Libertarianism (Feat. Works Cited Page)

The term “libertarian” was first used by Enlightenment-era free-thinkers to refer to the metaphysical belief in free will, as opposed to determinism. During the 18th century, classical liberal ideas flourished in Europe and North America. Libertarians of various schools were influenced by classical liberal ideas. It came to mean an advocate or defender of liberty, especially in political and social spheres, as early as 1796. Although the term continues to be widely used to refer to socialists internationally, its meaning in the United States has deviated slightly from its political origins. Libertarianism in the United States developed in the 1950s, as many with "Old Right" or classical liberal beliefs in the United States began to describe themselves as libertarians. Libertarianism in the United States has been described as conservative on economic issues and liberal on social issues such as personal freedom. It’s often associated with a foreign policy of non-interventionism. Since the resurgence of neoliberalism in the 1970s, free-market capitalist libertarianism has spread beyond North America via think tanks and political parties. Today, libertarianism is America’s third largest political party.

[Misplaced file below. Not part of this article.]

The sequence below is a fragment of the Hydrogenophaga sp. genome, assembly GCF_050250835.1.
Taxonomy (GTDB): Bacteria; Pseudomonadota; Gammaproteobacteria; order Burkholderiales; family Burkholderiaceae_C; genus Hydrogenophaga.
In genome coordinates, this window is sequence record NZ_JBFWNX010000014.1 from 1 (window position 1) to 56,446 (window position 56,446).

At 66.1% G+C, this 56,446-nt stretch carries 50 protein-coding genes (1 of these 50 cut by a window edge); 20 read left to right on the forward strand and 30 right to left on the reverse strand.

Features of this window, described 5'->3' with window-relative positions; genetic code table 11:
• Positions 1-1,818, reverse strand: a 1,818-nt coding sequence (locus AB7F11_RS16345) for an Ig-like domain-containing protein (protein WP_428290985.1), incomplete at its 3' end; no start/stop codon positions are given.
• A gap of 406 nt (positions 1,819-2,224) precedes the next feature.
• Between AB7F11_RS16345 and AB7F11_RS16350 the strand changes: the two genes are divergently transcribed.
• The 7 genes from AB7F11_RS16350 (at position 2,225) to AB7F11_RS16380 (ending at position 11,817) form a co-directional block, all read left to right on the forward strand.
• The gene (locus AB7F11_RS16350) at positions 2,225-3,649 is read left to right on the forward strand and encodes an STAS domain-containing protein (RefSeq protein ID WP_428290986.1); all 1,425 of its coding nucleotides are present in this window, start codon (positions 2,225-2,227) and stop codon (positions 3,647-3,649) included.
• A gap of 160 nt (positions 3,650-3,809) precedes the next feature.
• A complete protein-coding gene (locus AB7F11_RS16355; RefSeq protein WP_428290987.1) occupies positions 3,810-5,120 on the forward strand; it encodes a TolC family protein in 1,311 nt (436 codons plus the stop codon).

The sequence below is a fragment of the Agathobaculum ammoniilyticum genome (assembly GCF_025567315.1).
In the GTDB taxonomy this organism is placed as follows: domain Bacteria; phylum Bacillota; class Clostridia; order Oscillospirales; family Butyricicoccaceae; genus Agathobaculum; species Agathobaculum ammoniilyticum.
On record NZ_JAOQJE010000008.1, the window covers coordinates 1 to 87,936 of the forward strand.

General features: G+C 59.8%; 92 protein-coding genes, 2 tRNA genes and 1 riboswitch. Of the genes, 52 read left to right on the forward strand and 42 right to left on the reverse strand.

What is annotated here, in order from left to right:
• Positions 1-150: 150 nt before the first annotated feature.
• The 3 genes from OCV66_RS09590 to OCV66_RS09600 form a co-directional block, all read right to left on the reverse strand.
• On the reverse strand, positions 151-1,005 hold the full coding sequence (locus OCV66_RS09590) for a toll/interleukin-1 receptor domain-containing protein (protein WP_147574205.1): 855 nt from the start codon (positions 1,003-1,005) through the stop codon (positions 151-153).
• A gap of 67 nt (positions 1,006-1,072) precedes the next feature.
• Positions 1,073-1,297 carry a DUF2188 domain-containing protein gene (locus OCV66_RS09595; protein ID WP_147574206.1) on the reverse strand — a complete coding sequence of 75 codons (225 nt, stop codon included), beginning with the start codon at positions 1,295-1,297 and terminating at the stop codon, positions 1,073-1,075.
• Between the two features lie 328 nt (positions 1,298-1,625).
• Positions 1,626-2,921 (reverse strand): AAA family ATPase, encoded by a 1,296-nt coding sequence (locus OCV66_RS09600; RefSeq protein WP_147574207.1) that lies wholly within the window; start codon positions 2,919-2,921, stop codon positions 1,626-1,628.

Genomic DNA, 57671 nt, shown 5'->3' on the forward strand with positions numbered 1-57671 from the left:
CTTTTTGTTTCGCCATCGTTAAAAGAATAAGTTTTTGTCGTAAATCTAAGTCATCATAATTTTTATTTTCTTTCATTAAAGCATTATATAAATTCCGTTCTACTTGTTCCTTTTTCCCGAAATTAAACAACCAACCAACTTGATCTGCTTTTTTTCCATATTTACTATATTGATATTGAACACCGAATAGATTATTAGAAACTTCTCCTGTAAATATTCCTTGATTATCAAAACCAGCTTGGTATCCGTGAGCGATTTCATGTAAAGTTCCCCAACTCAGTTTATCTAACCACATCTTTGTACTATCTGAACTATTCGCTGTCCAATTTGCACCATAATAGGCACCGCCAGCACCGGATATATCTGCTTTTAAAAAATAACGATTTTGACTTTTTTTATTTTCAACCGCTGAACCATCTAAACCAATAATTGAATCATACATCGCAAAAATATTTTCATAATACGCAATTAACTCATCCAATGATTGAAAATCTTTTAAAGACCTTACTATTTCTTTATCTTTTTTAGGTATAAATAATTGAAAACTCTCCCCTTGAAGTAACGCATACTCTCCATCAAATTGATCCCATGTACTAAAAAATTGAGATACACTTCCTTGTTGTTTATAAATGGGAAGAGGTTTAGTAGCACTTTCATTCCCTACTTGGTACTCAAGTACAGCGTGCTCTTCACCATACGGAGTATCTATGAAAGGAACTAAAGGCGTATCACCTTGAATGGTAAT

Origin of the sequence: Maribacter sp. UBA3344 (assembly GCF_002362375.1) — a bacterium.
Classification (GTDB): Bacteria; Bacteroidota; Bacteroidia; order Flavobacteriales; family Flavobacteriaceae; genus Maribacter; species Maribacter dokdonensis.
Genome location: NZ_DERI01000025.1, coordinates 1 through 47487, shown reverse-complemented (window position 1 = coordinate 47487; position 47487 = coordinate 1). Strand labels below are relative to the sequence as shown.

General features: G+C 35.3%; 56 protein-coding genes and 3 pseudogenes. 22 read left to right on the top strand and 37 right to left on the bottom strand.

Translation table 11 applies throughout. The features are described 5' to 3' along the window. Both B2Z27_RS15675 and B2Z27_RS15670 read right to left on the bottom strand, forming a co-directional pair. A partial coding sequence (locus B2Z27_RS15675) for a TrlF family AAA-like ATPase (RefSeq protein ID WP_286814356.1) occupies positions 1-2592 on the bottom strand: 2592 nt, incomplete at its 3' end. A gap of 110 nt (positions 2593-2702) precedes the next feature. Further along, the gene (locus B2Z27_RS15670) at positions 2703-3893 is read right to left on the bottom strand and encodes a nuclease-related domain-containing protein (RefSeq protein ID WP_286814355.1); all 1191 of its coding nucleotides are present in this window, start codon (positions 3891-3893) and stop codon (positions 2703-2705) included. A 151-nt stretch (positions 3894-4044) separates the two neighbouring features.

Libertarianism centers around the recognition of free-will, independence, and the American heritage of liberty, enterprise, and personal responsibility. Libertarians recognize the responsibility all Americans share to preserve this heritage for all generations to come. Libertarians believe that being free and independent is a great way to live. They want a system which encourages all people to choose what they want from life; that lets them live, love, work, play, and dream their own way. The Libertarian way is a caring, people-centered approach to politics. They believe each individual is unique and want a system which respects the individual and encourages us to discover the best within ourselves and develop our full potential.
The Libertarian way is a logically...